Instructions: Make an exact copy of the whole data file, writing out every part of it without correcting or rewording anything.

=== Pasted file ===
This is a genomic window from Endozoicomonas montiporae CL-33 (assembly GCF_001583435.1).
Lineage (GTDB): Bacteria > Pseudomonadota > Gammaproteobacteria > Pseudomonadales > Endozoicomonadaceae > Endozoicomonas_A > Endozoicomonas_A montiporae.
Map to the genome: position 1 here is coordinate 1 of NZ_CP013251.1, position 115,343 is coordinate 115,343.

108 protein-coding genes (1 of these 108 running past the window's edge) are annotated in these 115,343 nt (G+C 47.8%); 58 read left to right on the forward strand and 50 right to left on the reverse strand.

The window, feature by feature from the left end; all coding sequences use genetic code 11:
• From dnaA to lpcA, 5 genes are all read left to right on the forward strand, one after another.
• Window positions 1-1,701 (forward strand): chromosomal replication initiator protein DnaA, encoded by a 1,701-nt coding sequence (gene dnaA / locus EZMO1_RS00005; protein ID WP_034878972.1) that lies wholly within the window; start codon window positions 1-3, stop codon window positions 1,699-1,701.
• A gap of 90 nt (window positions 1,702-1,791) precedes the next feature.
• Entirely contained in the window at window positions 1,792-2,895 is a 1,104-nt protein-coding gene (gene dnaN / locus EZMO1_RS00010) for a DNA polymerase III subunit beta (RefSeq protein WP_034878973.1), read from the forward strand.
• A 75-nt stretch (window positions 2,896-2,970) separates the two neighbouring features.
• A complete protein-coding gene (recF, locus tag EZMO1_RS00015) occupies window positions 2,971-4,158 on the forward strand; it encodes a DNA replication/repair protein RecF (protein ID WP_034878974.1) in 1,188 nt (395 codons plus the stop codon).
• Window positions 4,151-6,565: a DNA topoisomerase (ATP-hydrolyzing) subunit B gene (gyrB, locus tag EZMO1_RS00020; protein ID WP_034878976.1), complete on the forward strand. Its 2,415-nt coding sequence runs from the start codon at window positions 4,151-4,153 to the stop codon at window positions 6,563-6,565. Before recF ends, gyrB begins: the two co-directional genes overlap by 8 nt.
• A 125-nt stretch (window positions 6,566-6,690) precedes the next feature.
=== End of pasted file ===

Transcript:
This is a genomic window from Endozoicomonas montiporae CL-33 (assembly GCF_001583435.1).
Lineage (GTDB): Bacteria > Pseudomonadota > Gammaproteobacteria > Pseudomonadales > Endozoicomonadaceae > Endozoicomonas_A > Endozoicomonas_A montiporae.
Map to the genome: position 1 here is coordinate 1 of NZ_CP013251.1, position 115,343 is coordinate 115,343.

108 protein-coding genes (1 of these 108 running past the window's edge) are annotated in these 115,343 nt (G+C 47.8%); 58 read left to right on the forward strand and 50 right to left on the reverse strand.

The window, feature by feature from the left end; all coding sequences use genetic code 11:
• From dnaA to lpcA, 5 genes are all read left to right on the forward strand, one after another.
• Window positions 1-1,701 (forward strand): chromosomal replication initiator protein DnaA, encoded by a 1,701-nt coding sequence (gene dnaA / locus EZMO1_RS00005; protein ID WP_034878972.1) that lies wholly within the window; start codon window positions 1-3, stop codon window positions 1,699-1,701.
• A gap of 90 nt (window positions 1,702-1,791) precedes the next feature.
• Entirely contained in the window at window positions 1,792-2,895 is a 1,104-nt protein-coding gene (gene dnaN / locus EZMO1_RS00010) for a DNA polymerase III subunit beta (RefSeq protein WP_034878973.1), read from the forward strand.
• A 75-nt stretch (window positions 2,896-2,970) separates the two neighbouring features.
• A complete protein-coding gene (recF, locus tag EZMO1_RS00015) occupies window positions 2,971-4,158 on the forward strand; it encodes a DNA replication/repair protein RecF (protein ID WP_034878974.1) in 1,188 nt (395 codons plus the stop codon).
• Window positions 4,151-6,565: a DNA topoisomerase (ATP-hydrolyzing) subunit B gene (gyrB, locus tag EZMO1_RS00020; protein ID WP_034878976.1), complete on the forward strand. Its 2,415-nt coding sequence runs from the start codon at window positions 4,151-4,153 to the stop codon at window positions 6,563-6,565. Before recF ends, gyrB begins: the two co-directional genes overlap by 8 nt.
• A 125-nt stretch (window positions 6,566-6,690) precedes the next feature.